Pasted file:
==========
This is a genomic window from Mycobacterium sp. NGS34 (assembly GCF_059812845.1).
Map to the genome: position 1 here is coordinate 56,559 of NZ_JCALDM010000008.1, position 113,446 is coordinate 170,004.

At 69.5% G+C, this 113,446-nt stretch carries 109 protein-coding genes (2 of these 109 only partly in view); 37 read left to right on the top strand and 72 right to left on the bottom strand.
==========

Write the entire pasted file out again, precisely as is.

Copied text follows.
This is a genomic window from Mycobacterium sp. NGS34 (assembly GCF_059812845.1).
Map to the genome: position 1 here is coordinate 56,559 of NZ_JCALDM010000008.1, position 113,446 is coordinate 170,004.

At 69.5% G+C, this 113,446-nt stretch carries 109 protein-coding genes (2 of these 109 only partly in view); 37 read left to right on the top strand and 72 right to left on the bottom strand.